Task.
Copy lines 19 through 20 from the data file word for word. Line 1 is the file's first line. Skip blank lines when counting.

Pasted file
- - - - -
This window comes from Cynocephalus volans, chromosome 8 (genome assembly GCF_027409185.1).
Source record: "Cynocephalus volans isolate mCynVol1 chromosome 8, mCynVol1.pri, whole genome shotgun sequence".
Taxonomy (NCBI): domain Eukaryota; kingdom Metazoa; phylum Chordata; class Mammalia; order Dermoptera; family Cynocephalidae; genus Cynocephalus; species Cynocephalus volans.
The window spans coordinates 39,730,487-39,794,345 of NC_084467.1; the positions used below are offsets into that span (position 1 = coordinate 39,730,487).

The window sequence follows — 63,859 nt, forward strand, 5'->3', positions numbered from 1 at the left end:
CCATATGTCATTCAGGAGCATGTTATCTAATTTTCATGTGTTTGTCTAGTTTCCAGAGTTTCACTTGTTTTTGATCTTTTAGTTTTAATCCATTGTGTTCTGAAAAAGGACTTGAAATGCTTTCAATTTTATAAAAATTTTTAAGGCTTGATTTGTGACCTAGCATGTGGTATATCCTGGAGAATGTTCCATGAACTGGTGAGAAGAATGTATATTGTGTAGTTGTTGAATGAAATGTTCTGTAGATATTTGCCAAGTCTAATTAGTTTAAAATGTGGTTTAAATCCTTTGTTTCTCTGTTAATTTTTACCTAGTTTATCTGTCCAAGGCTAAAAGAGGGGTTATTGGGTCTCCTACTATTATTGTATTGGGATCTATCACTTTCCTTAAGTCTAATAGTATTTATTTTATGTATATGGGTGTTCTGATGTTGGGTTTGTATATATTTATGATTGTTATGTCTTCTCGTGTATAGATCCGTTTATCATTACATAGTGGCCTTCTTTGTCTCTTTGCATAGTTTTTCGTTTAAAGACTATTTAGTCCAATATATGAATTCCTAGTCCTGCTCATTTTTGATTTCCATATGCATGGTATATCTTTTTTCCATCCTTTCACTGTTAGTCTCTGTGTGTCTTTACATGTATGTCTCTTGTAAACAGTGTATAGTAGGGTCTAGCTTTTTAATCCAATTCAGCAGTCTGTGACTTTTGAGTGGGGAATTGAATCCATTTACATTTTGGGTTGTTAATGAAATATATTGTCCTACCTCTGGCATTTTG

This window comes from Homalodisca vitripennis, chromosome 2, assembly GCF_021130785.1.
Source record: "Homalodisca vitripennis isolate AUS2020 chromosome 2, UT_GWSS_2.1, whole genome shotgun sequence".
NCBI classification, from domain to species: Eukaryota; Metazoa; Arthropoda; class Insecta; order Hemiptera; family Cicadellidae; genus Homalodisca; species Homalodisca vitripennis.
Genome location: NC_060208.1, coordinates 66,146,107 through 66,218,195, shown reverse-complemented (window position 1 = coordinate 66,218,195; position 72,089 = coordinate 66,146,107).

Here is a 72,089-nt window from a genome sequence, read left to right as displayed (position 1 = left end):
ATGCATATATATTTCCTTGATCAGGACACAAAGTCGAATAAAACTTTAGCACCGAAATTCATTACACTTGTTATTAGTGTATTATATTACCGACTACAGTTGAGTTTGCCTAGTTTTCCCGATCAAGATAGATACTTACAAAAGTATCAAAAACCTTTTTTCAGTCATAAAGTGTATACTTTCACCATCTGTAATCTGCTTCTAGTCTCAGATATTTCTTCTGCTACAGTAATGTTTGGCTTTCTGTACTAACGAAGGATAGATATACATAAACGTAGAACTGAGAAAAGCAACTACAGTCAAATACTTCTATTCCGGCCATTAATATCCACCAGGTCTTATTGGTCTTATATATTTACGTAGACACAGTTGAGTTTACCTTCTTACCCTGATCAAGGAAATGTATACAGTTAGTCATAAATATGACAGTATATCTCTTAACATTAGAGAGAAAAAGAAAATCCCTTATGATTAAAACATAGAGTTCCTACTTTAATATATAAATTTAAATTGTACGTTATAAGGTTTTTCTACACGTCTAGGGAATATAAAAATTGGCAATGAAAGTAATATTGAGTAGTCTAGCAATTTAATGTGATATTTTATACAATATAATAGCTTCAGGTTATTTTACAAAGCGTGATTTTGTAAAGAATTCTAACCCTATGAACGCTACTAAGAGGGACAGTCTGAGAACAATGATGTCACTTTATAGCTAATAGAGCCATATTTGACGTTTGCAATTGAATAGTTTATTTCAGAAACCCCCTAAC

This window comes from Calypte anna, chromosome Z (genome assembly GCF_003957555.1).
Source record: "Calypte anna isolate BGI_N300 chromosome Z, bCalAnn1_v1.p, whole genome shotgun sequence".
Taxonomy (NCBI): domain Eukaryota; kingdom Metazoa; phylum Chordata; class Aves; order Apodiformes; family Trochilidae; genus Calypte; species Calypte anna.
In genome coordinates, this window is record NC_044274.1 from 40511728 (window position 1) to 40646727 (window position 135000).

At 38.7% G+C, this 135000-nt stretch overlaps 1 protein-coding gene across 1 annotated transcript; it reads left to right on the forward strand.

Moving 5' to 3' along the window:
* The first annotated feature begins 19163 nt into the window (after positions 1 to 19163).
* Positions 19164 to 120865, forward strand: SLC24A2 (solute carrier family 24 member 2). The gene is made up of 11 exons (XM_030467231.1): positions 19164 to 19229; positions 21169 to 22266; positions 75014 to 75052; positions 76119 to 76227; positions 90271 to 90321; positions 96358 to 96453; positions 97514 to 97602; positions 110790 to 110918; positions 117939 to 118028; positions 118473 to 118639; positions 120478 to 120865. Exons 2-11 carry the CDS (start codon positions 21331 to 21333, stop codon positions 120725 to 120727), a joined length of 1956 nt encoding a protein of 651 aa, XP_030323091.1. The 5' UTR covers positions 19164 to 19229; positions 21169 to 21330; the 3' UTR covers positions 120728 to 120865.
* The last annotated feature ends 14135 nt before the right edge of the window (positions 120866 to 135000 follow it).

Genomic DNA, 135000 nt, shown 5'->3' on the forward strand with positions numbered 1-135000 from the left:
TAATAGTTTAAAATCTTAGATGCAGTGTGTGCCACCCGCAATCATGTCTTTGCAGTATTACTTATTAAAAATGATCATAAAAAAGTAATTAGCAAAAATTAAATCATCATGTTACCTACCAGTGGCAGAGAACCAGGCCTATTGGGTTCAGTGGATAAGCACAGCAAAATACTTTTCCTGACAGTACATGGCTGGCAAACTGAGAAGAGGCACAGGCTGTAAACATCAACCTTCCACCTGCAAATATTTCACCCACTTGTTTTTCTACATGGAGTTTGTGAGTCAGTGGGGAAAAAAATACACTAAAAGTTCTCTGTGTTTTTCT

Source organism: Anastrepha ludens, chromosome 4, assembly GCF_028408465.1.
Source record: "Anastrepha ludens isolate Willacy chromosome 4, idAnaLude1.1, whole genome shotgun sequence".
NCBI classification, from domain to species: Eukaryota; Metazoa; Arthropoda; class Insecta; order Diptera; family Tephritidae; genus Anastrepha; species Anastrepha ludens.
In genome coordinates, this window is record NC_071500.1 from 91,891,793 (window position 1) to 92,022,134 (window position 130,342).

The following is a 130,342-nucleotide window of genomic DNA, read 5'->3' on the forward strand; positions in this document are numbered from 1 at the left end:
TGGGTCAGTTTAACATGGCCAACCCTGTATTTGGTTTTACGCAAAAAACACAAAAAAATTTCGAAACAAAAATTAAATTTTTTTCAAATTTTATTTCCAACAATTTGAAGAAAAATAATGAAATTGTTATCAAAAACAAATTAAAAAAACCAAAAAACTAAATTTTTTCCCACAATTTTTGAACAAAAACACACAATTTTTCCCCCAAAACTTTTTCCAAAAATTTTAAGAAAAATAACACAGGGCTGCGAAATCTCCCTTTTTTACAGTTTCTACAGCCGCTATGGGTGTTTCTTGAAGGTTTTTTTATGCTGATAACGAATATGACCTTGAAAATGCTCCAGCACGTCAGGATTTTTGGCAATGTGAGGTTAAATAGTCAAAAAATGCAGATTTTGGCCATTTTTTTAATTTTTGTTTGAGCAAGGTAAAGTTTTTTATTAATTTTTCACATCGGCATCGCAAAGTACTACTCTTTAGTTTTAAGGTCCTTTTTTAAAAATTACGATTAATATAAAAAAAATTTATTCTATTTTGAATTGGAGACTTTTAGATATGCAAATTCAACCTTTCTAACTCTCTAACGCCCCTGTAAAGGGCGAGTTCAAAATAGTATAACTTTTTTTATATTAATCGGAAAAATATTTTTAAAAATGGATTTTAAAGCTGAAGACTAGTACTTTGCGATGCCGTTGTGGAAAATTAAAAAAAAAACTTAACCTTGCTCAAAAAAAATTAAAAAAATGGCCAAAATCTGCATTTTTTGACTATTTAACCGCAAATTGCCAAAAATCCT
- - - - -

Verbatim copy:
* The first annotated feature begins 19163 nt into the window (after positions 1 to 19163).
* Positions 19164 to 120865, forward strand: SLC24A2 (solute carrier family 24 member 2). The gene is made up of 11 exons (XM_030467231.1): positions 19164 to 19229; positions 21169 to 22266; positions 75014 to 75052; positions 76119 to 76227; positions 90271 to 90321; positions 96358 to 96453; positions 97514 to 97602; positions 110790 to 110918; positions 117939 to 118028; positions 118473 to 118639; positions 120478 to 120865. Exons 2-11 carry the CDS (start codon positions 21331 to 21333, stop codon positions 120725 to 120727), a joined length of 1956 nt encoding a protein of 651 aa, XP_030323091.1. The 5' UTR covers positions 19164 to 19229; positions 21169 to 21330; the 3' UTR covers positions 120728 to 120865.